In the last couple of weeks, I have looked at a number of topics around movie budgets.
To complete this trilogy, I am turning to the connection between a movie’s budget and the amount of money it collects at the box office. Specifically, I’ll be looking at the “Domestic” gross, i.e. all the money spent on movie tickets in US and Canadian cinemas.
I’ll be using my dataset of 5,713 feature films released domestically for which I could find a public budget figure. See the Notes section for details and caveats of budget information. To measure the extent to which the budget and box office gross are correlated, I’ll be using the Pearson correlation coefficient.
A coefficient of minus one means they’re perfectly negatively correlated (i.e. when one goes up, the other always goes down) and a result of one means they’re perfectly correlated (i.e. they both rise/fall together). To be statistically significant, we are only interested in figures below -0.2 or above 0.2.
Are budgets and box office grosses connected?
The first result is that there is a connection – a strong one. Across all movies released in the past twenty years, there is a Pearson correlation of 0.744 between budget and domestic gross.
Interestingly, this has been rising over the years, albeit slowly. In the chart below I have added an average trendline to make the change easier to spot.
Which genres have the strongest link between budget and theatrical success?
The previous chart lumps all movies together so we should dig a little deeper and see how different types of films fare.
It turns out that there are some pretty big differences between genres. The strongest correlations are found among Musicals (0.974), Westerns (0.965) and Music-based films (0.884). This means that in the vast majority of cases, a bigger budget has also meant a bigger domestic box office gross.
At the other end of the spectrum are films with a weak connection, including Horror (0.282), Sport (0.456) and Romance (0.457).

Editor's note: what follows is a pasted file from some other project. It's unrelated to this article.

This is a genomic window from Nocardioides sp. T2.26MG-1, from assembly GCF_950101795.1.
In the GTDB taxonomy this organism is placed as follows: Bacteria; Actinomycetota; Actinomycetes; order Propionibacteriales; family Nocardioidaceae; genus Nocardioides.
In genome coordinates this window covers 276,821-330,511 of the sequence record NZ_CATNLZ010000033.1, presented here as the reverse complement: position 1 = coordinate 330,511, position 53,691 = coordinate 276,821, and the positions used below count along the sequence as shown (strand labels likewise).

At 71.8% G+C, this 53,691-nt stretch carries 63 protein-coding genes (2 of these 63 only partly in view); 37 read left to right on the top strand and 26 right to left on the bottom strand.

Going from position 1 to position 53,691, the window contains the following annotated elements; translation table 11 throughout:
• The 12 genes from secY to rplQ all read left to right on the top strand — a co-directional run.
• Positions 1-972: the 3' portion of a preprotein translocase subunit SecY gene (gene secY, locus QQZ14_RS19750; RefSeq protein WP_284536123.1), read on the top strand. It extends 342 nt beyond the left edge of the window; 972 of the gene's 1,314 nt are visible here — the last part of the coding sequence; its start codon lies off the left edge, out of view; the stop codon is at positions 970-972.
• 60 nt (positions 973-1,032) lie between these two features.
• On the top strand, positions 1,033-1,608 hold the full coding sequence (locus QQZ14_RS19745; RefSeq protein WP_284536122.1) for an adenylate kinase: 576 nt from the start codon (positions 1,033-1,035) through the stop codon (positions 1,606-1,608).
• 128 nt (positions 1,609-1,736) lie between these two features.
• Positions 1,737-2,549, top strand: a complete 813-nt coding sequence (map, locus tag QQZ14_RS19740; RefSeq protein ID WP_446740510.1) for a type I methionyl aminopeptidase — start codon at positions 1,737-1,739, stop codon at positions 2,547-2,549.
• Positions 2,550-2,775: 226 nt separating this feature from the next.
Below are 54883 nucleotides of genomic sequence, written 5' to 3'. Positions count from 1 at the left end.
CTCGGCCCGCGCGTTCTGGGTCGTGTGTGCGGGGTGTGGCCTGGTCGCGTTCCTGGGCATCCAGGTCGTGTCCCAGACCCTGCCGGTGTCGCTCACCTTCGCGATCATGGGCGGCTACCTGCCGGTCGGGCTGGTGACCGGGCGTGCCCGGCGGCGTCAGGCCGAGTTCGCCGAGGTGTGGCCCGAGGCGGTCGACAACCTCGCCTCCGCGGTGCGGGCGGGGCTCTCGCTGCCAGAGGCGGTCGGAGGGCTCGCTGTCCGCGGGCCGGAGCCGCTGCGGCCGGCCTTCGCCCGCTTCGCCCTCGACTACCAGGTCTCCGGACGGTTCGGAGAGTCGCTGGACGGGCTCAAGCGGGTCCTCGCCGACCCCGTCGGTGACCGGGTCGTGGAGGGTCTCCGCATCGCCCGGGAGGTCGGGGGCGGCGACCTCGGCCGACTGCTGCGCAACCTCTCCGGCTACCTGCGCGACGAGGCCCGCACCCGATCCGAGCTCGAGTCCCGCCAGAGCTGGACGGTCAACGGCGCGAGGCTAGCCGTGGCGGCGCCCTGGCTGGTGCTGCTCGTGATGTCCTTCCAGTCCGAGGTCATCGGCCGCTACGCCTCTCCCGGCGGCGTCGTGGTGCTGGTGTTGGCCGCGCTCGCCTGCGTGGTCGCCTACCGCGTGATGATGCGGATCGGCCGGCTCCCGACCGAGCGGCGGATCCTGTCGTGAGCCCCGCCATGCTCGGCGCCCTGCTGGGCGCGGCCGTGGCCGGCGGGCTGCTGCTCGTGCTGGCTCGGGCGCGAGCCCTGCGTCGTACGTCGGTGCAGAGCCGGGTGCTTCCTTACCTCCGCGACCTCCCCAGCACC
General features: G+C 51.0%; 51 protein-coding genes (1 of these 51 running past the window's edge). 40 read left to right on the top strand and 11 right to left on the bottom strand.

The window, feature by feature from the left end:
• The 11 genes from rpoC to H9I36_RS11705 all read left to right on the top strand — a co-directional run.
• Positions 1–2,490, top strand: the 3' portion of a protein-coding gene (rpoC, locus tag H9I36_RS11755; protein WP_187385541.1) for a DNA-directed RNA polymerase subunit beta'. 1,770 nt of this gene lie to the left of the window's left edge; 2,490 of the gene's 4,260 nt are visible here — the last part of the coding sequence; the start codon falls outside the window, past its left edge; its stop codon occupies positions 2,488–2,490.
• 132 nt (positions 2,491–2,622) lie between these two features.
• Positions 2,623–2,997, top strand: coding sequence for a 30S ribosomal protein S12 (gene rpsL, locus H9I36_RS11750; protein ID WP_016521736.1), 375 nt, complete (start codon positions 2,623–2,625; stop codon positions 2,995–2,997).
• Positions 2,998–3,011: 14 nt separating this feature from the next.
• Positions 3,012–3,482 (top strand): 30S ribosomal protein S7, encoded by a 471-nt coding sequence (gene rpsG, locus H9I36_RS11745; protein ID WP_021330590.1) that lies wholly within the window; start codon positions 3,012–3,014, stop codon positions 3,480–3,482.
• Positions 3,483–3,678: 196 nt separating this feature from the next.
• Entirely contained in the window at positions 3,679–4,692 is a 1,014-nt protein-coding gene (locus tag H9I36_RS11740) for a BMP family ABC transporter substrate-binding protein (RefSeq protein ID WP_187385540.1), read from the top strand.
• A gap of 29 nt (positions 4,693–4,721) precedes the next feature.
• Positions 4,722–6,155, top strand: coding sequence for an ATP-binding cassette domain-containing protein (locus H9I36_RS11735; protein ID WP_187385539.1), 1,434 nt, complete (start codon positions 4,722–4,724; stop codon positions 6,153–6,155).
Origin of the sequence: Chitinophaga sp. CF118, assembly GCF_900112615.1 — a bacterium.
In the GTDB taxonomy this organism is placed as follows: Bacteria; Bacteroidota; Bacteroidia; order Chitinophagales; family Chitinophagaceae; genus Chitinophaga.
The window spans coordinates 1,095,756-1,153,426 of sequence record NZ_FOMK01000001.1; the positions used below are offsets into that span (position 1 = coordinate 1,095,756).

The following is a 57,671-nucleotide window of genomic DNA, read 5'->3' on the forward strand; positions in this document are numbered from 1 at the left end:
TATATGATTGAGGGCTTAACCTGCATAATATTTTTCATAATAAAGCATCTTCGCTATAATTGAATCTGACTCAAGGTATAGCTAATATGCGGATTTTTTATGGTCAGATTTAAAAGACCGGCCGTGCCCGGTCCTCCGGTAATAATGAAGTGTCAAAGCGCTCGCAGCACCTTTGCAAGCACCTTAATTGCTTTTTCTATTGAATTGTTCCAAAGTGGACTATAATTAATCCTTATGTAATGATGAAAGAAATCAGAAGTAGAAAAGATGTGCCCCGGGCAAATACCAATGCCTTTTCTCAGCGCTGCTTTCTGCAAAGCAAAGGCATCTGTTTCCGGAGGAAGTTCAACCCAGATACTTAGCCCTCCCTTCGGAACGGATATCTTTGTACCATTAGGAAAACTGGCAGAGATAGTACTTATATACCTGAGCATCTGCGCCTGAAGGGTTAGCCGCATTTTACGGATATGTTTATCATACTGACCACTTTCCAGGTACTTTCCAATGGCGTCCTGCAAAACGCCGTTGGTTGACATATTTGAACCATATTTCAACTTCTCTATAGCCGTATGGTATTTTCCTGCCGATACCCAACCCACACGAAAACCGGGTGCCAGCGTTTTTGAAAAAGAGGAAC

How are genres changing over time?
In the same way that each genre has a different overall figure, the 20-year trends differ between genres. Two genres which are more correlated are Comedy and Action.
The trends for Romance and Fantasy movies are static (although within a fairly volatile year-on-year picture).
And both Horror and Drama movies are seeing a weakening of the connection between their budgets and cinema takings.
The data for today’s research came from the OpusData / The Numbers, IMDb, Wikipedia, Box Office Mojo and the film trade press. I manually fixed any suspect figures I found, such as the Chinese war epic which IMDb claims cost $18.
There are a few notes and caveats over today’s research which are worth bearing in mind:
- How far can you subdivide and keep meaningful results? While the film industry may feel that there are a large number of movies released each year, on a data science scale it’s extremely slim pickings. The more we subdivide our categories (i.e. ‘comedies costing between $2m and $5m released in 1999 starring a dog named Skip’) the smaller the number of films in each cohort. Small sample sizes make it more likely that randomness or other factors will pollute the result and lead to extreme results. For example, if only two such films a year are released, then the correlation values for each year are going to be either minus one or positive one – the two ends of the spectrum – even if the films have similar budgets and/or box office gross. Despite the extreme result, it’s pretty much meaningless.
- Reliability of budget data. The publicly available figure should be regarded as a rough ballpark, rather than a precise number for a bunch of reasons. We can’t trace the original source of the figure, we don’t know if they are including soft money/rebates, the filmmakers may not be telling the truth, etc. A while ago, I gained access to the full, real costs and income of 29 Hollywood movies budgeted over $100m and so was able to compare their true cost with the figure stated on Wikipedia. I found that on average these movies cost 12.5% more than their Wikipedia entry stated. I don’t know if this pattern is reflected with lower budget movies.
- Correlation is not causation. All we are seeing today is the fact that two figures are correlated – not what’s causing it and why. It’s possible that:
- Budgets lead box office, because the public wants to see big films and so pay more and/or go more often to more expensive fare; or
- Box office leads budget, because the industry makes films in response to market demand, thereby avoiding films too costly for their likely returns; or
- Other factors are leading both budget and box office, such as the level of confidence the industry has in a project, which raises both the budget and the marketing spend when it reaching cinemas.
- Genre is complicated. The genres come via IMDb, where films are permitted to have up to three genres. I appreciate that the IMDb genre model leaves a lot to be desired (i.e. over-classifying projects as ‘Drama’, stating ‘Animation’ as a genre rather than a production method, etc) but I fear that unpicking this will have to wait for a future research project!